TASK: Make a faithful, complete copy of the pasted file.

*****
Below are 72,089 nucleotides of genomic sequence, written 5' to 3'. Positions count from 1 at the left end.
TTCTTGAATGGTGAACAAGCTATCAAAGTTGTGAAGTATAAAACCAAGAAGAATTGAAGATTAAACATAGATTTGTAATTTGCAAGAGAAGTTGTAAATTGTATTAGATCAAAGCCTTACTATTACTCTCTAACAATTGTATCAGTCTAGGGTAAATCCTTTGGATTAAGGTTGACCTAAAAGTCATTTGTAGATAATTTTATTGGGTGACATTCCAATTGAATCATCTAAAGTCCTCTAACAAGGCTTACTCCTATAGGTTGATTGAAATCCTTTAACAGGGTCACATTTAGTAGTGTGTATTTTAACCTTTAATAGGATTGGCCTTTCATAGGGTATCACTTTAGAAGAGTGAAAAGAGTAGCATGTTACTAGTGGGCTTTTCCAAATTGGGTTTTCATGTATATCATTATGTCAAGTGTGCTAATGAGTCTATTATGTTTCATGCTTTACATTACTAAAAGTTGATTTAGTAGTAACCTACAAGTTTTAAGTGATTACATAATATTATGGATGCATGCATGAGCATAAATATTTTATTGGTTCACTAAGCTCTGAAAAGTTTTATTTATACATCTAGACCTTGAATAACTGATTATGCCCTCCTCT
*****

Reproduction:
Below are 72,089 nucleotides of genomic sequence, written 5' to 3'. Positions count from 1 at the left end.
TTCTTGAATGGTGAACAAGCTATCAAAGTTGTGAAGTATAAAACCAAGAAGAATTGAAGATTAAACATAGATTTGTAATTTGCAAGAGAAGTTGTAAATTGTATTAGATCAAAGCCTTACTATTACTCTCTAACAATTGTATCAGTCTAGGGTAAATCCTTTGGATTAAGGTTGACCTAAAAGTCATTTGTAGATAATTTTATTGGGTGACATTCCAATTGAATCATCTAAAGTCCTCTAACAAGGCTTACTCCTATAGGTTGATTGAAATCCTTTAACAGGGTCACATTTAGTAGTGTGTATTTTAACCTTTAATAGGATTGGCCTTTCATAGGGTATCACTTTAGAAGAGTGAAAAGAGTAGCATGTTACTAGTGGGCTTTTCCAAATTGGGTTTTCATGTATATCATTATGTCAAGTGTGCTAATGAGTCTATTATGTTTCATGCTTTACATTACTAAAAGTTGATTTAGTAGTAACCTACAAGTTTTAAGTGATTACATAATATTATGGATGCATGCATGAGCATAAATATTTTATTGGTTCACTAAGCTCTGAAAAGTTTTATTTATACATCTAGACCTTGAATAACTGATTATGCCCTCCTCT